Complex systems, to an extent, become plug and play, and your company can enjoy the benefits of integrated data far more quickly than with other methods of integration.
Integrated Systems Provide a Single Source of Truth (SSOT)
CRM integration, data integration, and a single source of customer truth are how companies stay ahead of their competition. Forrester Consulting reports that 80% of companies are increasingly using a CRM system as their SSOT in order to support customer-focused strategies. With data freely flowing between systems, communication between departments is more complete, and strategies are based on reality. Marketing’s data is available to sales, and information from sales is available to customer service.
Customers experience one unified company in their interactions, not separate departments. Companies experience one single source of truth where they can glean insights and thus serve their customers better.
According to Forrester, “Insights-driven businesses are growing at an average of more than 30 percent annually and are on track to earn $1.8 trillion by 2021.” Insights can include a customer’s preferences and likely future purchases, times during the year when you need to staff more customer service representatives, the best time to email a customer about a sale on a product they’ve abandoned in their cart, and more. Data integration empowers your employees with information.
A CRM platform that serves as a single source of truth gives you the ability to run reports and pull AI-generated, actionable intelligence. Customers expect companies to work off that information, too, and 84% of customers say the experience a company provides is as important as its products and services.
Using APIs to create this SSOT helps you connect and integrate any system. Once the APIs are built, you can reuse them, which cuts down on time spent, maintenance requirements, and your need to rebuild broken connections.
APIs Democratize Innovation
With APIs serving as building blocks that connect all your systems, IT teams and companies can spend more time on the projects and innovations that set them apart. The report from Salesforce and MuleSoft explains that “API reuse can result in 2.5 times faster project delivery.”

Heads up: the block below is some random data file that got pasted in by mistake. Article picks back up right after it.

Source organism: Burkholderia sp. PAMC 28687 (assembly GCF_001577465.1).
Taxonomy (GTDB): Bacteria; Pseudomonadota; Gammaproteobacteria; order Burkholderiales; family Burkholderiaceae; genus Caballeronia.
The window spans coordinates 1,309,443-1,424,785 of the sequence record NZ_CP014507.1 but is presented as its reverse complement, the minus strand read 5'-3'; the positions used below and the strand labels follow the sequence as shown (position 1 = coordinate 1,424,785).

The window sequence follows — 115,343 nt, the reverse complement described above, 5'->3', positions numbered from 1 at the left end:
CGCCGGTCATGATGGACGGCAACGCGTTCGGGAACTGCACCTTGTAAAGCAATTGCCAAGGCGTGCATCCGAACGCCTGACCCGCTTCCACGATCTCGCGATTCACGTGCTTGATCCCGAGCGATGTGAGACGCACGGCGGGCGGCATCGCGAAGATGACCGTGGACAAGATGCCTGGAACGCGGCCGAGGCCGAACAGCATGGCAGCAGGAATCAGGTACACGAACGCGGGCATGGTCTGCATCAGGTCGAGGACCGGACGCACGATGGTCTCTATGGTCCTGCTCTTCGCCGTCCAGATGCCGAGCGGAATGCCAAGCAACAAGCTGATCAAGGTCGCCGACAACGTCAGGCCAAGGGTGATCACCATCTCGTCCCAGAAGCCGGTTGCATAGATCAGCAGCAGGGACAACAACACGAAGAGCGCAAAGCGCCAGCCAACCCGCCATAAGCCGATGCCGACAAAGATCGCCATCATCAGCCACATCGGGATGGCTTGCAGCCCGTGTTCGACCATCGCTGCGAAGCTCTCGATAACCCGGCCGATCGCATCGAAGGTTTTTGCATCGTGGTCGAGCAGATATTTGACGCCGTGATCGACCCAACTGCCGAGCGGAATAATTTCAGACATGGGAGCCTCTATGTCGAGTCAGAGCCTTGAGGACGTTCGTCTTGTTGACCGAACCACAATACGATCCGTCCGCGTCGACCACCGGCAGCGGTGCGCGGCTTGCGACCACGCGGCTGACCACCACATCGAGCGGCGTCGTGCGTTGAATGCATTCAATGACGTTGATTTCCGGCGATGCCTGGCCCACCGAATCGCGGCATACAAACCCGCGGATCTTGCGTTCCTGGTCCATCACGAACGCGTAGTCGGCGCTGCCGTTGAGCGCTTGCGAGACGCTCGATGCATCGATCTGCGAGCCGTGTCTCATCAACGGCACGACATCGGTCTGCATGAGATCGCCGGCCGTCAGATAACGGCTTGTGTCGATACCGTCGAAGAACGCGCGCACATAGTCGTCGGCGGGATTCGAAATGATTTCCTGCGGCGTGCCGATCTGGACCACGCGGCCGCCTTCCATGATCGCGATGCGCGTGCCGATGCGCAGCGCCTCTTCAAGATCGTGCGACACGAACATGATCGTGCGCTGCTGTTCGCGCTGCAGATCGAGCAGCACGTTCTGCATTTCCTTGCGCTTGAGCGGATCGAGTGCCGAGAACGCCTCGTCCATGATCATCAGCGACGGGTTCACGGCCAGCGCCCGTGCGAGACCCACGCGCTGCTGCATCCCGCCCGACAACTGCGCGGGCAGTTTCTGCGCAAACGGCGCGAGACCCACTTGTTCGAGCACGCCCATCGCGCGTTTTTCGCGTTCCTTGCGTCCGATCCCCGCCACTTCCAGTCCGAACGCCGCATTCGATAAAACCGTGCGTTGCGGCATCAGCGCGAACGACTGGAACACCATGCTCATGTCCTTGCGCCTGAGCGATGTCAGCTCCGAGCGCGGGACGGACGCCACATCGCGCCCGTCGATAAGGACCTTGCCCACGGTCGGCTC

Companies spend less time on data integration issues and more time on improving products and processes, serving customers, and spearheading other projects. They integrate new software faster, and thus benefit from it more quickly. Small companies can enjoy CRM integration and a SSOT without needing the workforce of an enterprise IT team. In using APIs for data integration, anyone can create connected experiences to delight customers.
APIs Make Data and CRM Integration Cleaner
When the average company uses 900 different pieces of software, tools, apps, and elements, data integration is a priority. Without integration, a company has multiple sets of cogs working separately in different departments, and it lacks a unified machine to drive the customer experience.
Companies that use APIs to connect their disparate systems enjoy faster project completion and an easier time with data integration. APIs help CRM platforms become a company’s single source of truth, which then makes it possible to derive data-based insights from all corners of the company’s infrastructure. These insights enable companies to accurately and quickly serve their customers, thus driving profitability and success.
Learn more about the Salesforce Customer 360 Platform and digital transformation readiness with the resources below.
Webinar: Unlock Salesforce Data with Platform Integration
Join Salesforce experts for a live demo of Salesforce Connect with MuleSoft and learn to easily integrate external systems with data and processes in Salesforce.
The Importance of Digital Transformation in Times of Change
COVID-19 has changed the way we work — accelerating digital evolution across every industry. Read this white paper from IDC and Salesforce to learn how business leaders are shifting transformation roadmaps and responding to new imperatives.
The Transformation Playbook
Learn what it takes to change mindsets, connect business silos, and recenter around your customer.